This response to the Campbell Brown post, got me thinking:

"Catches wreck"? You're just making slang up now.

A few years back, when I had a corporate job in journalism, a buddy of mine with a similar gig had a great idea for a joke--we'd just start saying niggardly around all our coworkers and watch them freak out. Then when they gave us uncomfortable/confused looks, we'd say, "I'm saying, I'm black. I can say niggardly!" Hilarious in concept, but I didn't have the stones to pull it off. I tell that story as way of saying this--despite my many, many typos, I'm a language freak. Arguably the greatest piece of info Kenyatta ever passed on to me was the fact that a flock of ravens is called "An unkindness of ravens." I thought that was such an evocative phrase.

I basically believe in the democracy of words, that truly great turns of phrases don't come from eggheads (like me) but from people out in the world, living life and looking for economic ways to express themselves. If you catch me using what people commonly refer to as "slang," it's not to shut anyone out, or confuse people--it's because I like the language. Coming from hip-hop and traditional poetry--and also just living as a minority in the country--I've kinda gotten used to not always knowing what people mean. In fact, I relish. It took me two years to understand what Buckshot meant when he said, "I'm Swayze." But once I figured it out, it was awesome. When I was in college, one of my favorite poems was by this cat Larry Neal. It was called "A Jive Eschatology." I almost fell out over the title alone. Of course later I realized it was kinda racist. And sexist. And antisemitic. Oh well--the title still pwns!!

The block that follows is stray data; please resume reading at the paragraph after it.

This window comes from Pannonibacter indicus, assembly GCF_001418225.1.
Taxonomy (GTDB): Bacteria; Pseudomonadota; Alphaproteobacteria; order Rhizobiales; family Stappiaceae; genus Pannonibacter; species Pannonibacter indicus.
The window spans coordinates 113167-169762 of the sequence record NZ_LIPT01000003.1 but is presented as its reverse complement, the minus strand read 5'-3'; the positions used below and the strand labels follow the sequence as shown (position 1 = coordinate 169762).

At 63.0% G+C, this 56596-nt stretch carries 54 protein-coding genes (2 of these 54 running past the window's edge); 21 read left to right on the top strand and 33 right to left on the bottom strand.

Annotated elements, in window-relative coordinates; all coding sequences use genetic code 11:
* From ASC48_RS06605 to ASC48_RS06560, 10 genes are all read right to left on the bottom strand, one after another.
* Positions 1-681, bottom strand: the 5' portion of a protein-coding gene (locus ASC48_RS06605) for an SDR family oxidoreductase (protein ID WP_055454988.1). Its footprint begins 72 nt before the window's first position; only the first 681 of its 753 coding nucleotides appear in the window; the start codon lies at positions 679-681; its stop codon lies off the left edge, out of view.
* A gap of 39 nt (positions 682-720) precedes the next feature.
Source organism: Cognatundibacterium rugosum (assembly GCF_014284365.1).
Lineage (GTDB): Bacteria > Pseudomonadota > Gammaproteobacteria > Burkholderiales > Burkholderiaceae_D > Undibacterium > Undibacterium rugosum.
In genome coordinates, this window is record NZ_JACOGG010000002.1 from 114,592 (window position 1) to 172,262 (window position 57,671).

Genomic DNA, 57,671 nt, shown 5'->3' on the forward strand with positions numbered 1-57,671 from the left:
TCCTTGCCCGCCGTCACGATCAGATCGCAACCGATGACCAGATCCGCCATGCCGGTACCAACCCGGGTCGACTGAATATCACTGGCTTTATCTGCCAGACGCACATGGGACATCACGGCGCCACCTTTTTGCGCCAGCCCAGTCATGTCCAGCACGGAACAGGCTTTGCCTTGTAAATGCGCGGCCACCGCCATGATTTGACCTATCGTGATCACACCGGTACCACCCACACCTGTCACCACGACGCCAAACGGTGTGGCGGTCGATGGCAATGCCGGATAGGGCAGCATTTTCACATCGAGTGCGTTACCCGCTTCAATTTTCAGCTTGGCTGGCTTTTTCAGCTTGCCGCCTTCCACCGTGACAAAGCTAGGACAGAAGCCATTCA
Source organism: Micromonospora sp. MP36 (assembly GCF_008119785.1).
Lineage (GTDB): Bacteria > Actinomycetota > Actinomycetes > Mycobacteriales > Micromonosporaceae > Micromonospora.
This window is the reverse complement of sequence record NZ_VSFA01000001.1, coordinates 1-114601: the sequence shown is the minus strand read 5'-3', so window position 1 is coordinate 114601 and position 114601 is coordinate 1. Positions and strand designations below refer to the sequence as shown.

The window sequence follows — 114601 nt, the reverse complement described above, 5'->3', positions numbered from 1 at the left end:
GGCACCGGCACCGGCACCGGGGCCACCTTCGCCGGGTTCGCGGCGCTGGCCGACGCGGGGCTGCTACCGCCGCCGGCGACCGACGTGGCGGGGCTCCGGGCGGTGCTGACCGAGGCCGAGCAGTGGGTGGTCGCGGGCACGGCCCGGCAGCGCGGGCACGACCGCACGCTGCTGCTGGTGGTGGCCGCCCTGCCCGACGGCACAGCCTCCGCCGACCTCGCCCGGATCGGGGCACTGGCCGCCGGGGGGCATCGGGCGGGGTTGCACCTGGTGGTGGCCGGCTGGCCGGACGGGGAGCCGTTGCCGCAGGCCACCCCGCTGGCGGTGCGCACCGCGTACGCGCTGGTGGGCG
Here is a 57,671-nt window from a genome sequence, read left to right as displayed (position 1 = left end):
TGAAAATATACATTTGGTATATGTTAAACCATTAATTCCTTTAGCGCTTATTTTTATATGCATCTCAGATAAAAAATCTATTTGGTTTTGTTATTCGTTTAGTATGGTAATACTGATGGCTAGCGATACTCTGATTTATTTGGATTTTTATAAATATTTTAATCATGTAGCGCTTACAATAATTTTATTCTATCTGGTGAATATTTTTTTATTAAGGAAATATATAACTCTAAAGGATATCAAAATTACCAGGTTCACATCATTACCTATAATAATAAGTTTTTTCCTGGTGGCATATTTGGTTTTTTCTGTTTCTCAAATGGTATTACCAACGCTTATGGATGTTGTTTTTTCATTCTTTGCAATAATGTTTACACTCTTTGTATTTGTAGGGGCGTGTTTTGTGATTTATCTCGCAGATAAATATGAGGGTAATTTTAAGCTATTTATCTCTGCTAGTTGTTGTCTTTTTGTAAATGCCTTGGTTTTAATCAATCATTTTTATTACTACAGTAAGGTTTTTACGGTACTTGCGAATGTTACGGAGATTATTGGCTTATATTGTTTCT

Anyway, my point is that you'll probably read me going all kinds of ways with the words. Don't freak out, just turn it over in your head a bit. Or you can cheat and check out Urban Dictionary. Most importantly understand that I'm a blogger second--and  a failed poet first.

We want to hear what you think about this article. Submit a letter to the editor or write to letters@theatlantic.com.